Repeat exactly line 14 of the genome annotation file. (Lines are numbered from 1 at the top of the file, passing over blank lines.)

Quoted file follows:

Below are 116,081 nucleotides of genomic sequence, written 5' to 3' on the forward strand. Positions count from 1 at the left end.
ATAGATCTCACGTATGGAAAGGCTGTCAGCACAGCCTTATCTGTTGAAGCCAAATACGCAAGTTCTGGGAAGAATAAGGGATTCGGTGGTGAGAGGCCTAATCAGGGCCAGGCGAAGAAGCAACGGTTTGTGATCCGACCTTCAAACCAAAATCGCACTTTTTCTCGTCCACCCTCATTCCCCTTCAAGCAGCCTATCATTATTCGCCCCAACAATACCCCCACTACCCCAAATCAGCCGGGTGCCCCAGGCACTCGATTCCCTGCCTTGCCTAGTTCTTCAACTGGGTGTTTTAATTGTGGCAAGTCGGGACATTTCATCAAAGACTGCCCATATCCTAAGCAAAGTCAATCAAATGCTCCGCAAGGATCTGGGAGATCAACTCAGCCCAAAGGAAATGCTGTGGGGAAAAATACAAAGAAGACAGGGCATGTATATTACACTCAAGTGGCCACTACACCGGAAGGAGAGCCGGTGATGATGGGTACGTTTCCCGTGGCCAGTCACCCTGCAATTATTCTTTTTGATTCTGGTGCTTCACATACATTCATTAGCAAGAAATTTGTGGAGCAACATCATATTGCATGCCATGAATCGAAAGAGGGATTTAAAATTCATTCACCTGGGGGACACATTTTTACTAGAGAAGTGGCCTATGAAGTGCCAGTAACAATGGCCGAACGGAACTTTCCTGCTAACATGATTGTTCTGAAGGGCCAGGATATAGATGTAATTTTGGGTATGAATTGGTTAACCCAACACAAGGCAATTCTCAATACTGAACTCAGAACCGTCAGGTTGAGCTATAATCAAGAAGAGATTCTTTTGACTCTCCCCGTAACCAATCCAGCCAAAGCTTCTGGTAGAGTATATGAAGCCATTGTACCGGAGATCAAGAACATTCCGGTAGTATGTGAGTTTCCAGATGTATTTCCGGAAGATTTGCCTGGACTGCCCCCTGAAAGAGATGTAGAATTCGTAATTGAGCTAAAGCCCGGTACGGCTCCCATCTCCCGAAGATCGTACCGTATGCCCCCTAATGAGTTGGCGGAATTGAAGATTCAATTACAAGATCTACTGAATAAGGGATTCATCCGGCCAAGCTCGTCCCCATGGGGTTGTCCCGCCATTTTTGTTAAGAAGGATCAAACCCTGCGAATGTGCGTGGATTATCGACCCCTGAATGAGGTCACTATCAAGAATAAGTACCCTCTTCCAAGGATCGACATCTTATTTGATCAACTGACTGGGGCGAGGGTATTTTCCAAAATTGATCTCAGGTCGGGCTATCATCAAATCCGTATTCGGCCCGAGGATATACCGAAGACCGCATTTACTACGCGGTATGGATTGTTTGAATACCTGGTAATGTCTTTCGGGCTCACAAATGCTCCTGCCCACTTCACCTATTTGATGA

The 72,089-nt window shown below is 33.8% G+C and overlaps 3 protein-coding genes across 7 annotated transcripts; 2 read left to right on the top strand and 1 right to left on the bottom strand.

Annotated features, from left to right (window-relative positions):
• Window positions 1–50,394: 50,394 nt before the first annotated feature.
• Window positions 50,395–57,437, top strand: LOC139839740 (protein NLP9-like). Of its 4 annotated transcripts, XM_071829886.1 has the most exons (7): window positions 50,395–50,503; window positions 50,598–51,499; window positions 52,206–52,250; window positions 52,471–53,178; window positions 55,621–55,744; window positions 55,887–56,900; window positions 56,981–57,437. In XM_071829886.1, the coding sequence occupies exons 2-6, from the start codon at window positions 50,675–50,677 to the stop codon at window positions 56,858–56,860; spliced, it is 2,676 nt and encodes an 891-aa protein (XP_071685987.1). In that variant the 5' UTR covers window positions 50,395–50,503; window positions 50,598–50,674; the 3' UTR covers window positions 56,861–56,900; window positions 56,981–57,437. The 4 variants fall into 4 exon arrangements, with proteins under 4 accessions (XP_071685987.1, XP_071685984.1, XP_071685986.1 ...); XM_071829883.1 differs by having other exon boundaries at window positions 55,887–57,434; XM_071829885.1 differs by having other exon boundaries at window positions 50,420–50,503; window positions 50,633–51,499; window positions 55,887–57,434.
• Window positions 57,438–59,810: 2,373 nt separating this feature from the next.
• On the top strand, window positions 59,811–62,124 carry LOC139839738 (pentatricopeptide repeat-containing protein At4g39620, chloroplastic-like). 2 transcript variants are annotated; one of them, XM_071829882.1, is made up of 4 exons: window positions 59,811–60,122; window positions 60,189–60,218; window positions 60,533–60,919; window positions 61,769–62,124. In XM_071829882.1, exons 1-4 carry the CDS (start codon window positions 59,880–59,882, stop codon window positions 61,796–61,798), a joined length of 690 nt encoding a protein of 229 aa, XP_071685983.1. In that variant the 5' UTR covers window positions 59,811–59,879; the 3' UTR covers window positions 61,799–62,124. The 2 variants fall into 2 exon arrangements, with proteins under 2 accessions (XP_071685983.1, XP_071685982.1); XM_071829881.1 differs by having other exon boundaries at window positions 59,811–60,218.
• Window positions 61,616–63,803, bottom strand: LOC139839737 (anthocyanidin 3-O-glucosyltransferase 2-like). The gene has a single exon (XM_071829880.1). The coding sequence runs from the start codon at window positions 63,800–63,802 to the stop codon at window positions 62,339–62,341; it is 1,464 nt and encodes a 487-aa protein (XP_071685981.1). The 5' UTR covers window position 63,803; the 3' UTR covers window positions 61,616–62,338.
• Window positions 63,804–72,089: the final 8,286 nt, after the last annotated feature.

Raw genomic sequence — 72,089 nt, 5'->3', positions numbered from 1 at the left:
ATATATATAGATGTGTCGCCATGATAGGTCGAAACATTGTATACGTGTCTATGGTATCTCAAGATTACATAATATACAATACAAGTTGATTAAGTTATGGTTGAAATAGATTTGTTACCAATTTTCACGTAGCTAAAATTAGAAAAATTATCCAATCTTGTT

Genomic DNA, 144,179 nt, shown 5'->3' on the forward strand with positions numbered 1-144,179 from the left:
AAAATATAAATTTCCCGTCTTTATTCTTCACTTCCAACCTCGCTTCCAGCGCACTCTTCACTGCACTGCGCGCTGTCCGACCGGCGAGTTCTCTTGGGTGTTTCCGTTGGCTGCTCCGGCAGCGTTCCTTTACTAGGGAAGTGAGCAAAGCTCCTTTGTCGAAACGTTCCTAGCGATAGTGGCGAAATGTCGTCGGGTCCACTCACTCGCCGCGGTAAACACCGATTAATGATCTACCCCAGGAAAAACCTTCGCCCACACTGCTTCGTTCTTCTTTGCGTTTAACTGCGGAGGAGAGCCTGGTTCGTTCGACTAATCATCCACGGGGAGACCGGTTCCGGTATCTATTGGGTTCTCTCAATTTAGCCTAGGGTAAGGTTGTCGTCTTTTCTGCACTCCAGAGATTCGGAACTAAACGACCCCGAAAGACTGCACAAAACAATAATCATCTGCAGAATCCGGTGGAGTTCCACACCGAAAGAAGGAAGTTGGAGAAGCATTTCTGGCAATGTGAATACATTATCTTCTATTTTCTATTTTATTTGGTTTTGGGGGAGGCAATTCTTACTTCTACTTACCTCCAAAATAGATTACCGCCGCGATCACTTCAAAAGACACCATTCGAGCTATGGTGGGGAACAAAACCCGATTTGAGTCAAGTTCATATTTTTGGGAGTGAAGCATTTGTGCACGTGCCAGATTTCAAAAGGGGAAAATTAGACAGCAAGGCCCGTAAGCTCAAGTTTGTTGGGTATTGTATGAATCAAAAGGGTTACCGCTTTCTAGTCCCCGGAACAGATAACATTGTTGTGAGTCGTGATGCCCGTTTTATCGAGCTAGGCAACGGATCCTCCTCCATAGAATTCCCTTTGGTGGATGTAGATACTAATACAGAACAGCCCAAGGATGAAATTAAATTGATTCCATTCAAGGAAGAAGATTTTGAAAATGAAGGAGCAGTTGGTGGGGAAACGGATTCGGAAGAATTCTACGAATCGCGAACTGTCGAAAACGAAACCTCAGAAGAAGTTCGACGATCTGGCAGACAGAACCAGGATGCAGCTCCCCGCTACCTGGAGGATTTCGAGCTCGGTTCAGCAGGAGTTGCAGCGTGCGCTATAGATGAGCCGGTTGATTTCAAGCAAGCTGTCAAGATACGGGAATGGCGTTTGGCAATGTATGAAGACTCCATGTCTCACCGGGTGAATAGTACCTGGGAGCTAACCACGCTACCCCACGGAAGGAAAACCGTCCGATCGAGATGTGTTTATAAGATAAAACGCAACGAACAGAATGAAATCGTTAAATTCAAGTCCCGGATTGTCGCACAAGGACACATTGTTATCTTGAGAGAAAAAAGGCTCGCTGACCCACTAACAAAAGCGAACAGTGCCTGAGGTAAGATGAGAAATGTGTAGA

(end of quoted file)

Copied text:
AAAATATAAATTTCCCGTCTTTATTCTTCACTTCCAACCTCGCTTCCAGCGCACTCTTCACTGCACTGCGCGCTGTCCGACCGGCGAGTTCTCTTGGGTGTTTCCGTTGGCTGCTCCGGCAGCGTTCCTTTACTAGGGAAGTGAGCAAAGCTCCTTTGTCGAAACGTTCCTAGCGATAGTGGCGAAATGTCGTCGGGTCCACTCACTCGCCGCGGTAAACACCGATTAATGATCTACCCCAGGAAAAACCTTCGCCCACACTGCTTCGTTCTTCTTTGCGTTTAACTGCGGAGGAGAGCCTGGTTCGTTCGACTAATCATCCACGGGGAGACCGGTTCCGGTATCTATTGGGTTCTCTCAATTTAGCCTAGGGTAAGGTTGTCGTCTTTTCTGCACTCCAGAGATTCGGAACTAAACGACCCCGAAAGACTGCACAAAACAATAATCATCTGCAGAATCCGGTGGAGTTCCACACCGAAAGAAGGAAGTTGGAGAAGCATTTCTGGCAATGTGAATACATTATCTTCTATTTTCTATTTTATTTGGTTTTGGGGGAGGCAATTCTTACTTCTACTTACCTCCAAAATAGATTACCGCCGCGATCACTTCAAAAGACACCATTCGAGCTATGGTGGGGAACAAAACCCGATTTGAGTCAAGTTCATATTTTTGGGAGTGAAGCATTTGTGCACGTGCCAGATTTCAAAAGGGGAAAATTAGACAGCAAGGCCCGTAAGCTCAAGTTTGTTGGGTATTGTATGAATCAAAAGGGTTACCGCTTTCTAGTCCCCGGAACAGATAACATTGTTGTGAGTCGTGATGCCCGTTTTATCGAGCTAGGCAACGGATCCTCCTCCATAGAATTCCCTTTGGTGGATGTAGATACTAATACAGAACAGCCCAAGGATGAAATTAAATTGATTCCATTCAAGGAAGAAGATTTTGAAAATGAAGGAGCAGTTGGTGGGGAAACGGATTCGGAAGAATTCTACGAATCGCGAACTGTCGAAAACGAAACCTCAGAAGAAGTTCGACGATCTGGCAGACAGAACCAGGATGCAGCTCCCCGCTACCTGGAGGATTTCGAGCTCGGTTCAGCAGGAGTTGCAGCGTGCGCTATAGATGAGCCGGTTGATTTCAAGCAAGCTGTCAAGATACGGGAATGGCGTTTGGCAATGTATGAAGACTCCATGTCTCACCGGGTGAATAGTACCTGGGAGCTAACCACGCTACCCCACGGAAGGAAAACCGTCCGATCGAGATGTGTTTATAAGATAAAACGCAACGAACAGAATGAAATCGTTAAATTCAAGTCCCGGATTGTCGCACAAGGACACATTGTTATCTTGAGAGAAAAAAGGCTCGCTGACCCACTAACAAAAGCGAACAGTGCCTGAGGTAAGATGAGAAATGTGTAGA